How did you approach hiring this time around, at Trinny London?

One of the first people I hired for Trinny London was my COO, Mark [McGuinness-Smith]. I thought, I need his accounting background, I need that CFO-type background, since I do not have a CFO background. He’s an operational-CFO type, very sort of steady, and I am inspirational, really “rah rah the team,” I really understand women, marketing, new product development, a little bit of tech—we sort of share tech.

And then I took two interns. One was very analytical and one was very creative. And that was our team, there were four of us. And then slowly we hired people who’d maybe had one job or two jobs before—because I just couldn’t afford to spend a huge amount on salaries whilst I was building the proposition and we were still on a small raise—£150,000, plus £60,000 from selling stuff in my house. And then by the time we had the business proposition, we were still only eight people. 

And how did you grow things from that early stage?

Then we went out to Unilever Ventures and raised £2.2 million. And then once we launched, after a year, I hired my chief marketing officer. And we now have an ad on the tube! You know, I used to look at dot coms, and when I saw their ad on the tube, I would think, Oh, they’ve just done a big raise, you know. And so it was sort of a joke. But we’ve gotten to a level now where we’re actually big enough and our revenue is high enough that we do stuff like that. 

Do you still run the team at Trinny London yourself?

I think it’s important that you really know what the role is of every single person in your team and that you’re very, very close to it—because if you make yourself too distant too quickly, because you’re thinking of only the long term, you don’t understand all the mechanics of how the team works together and what their strengths and weaknesses are and point them in the right direction. And so that initial team was so crucial—and of those people, one now runs videography with eight people in it; another now runs a team of eight for community management. Another one, who was the analytical person, became a big project manager in our business. So I love seeing that growth. 

But there’s also a critical time in your business—when we got to about £13 million of revenue, maybe $16 million or $18 million in dollars—where I thought, Now we need to really get some very good people in who can take over from my direct running of those teams. So we got in a wonderful head of innovation. We got in a great tech guy. When our revenue got to $60 million last year, we then knew that the tech team was very crucial to our business, and there’s now 44 members in it. It’s about at what stage you build out what teams.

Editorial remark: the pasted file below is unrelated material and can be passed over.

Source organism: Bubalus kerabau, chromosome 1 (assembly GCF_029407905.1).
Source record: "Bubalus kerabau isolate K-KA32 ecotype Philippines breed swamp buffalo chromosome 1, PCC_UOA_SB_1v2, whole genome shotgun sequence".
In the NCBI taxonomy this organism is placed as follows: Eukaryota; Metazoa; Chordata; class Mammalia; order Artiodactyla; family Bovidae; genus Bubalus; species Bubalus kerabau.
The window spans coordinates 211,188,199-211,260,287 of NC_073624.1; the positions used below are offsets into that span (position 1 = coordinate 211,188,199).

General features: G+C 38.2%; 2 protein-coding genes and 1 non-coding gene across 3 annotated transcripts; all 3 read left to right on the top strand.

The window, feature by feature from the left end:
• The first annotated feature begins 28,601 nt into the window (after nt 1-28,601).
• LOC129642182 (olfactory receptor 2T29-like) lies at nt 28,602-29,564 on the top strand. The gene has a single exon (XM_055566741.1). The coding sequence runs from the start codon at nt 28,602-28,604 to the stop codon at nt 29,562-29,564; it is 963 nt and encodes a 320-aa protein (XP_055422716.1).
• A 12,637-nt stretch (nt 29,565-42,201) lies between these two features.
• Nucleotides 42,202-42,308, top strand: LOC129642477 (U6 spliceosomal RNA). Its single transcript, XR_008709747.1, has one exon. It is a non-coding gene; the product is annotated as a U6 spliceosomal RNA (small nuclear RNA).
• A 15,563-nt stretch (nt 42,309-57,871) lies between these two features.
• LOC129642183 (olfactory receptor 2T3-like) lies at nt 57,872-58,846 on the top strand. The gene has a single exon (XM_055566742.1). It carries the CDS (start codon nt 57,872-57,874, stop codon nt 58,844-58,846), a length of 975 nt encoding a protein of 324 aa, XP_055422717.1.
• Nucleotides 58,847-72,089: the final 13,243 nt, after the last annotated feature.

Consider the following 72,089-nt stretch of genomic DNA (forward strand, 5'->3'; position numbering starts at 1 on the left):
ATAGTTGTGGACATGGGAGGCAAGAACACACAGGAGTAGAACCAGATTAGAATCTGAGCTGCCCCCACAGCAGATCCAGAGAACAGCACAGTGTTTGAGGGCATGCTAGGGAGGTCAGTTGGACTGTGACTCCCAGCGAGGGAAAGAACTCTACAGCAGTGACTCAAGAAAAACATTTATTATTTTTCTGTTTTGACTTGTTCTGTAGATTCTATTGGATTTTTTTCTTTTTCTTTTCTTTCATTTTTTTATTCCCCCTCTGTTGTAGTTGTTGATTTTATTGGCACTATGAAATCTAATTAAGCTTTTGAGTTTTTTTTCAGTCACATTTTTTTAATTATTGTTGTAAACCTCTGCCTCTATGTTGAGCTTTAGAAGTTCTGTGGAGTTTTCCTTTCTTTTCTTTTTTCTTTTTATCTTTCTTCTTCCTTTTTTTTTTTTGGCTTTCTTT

Do you think you were constrained at all in your growth by the pandemic, with people being at home and not going out so much?

No, because we went from $20 million to $60 million during the last financial year. And that was during the pandemic. I think the pandemic was for us a perfect storm in some ways because we had lots of women who for the first time were buying makeup online. I think the message they got from our social media and how we came across in the pandemic is to make that effort with yourself as a woman, because it’s really important for your self-worth, for your energy in the day.

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Courtesy of Trinny London

Trinny time.

You know, we have 4 million followers online and we have three-quarters of a million customers. What is stopping all of our followers from buying? You probably could take a chunk out because it’s not their price point, and they just follow me for trends or for techniques but they’re going to buy Maybelline. And then you’ve got the rest. Many of those sleeping customers, I call them, became customers online because there was no alternative during lockdowns.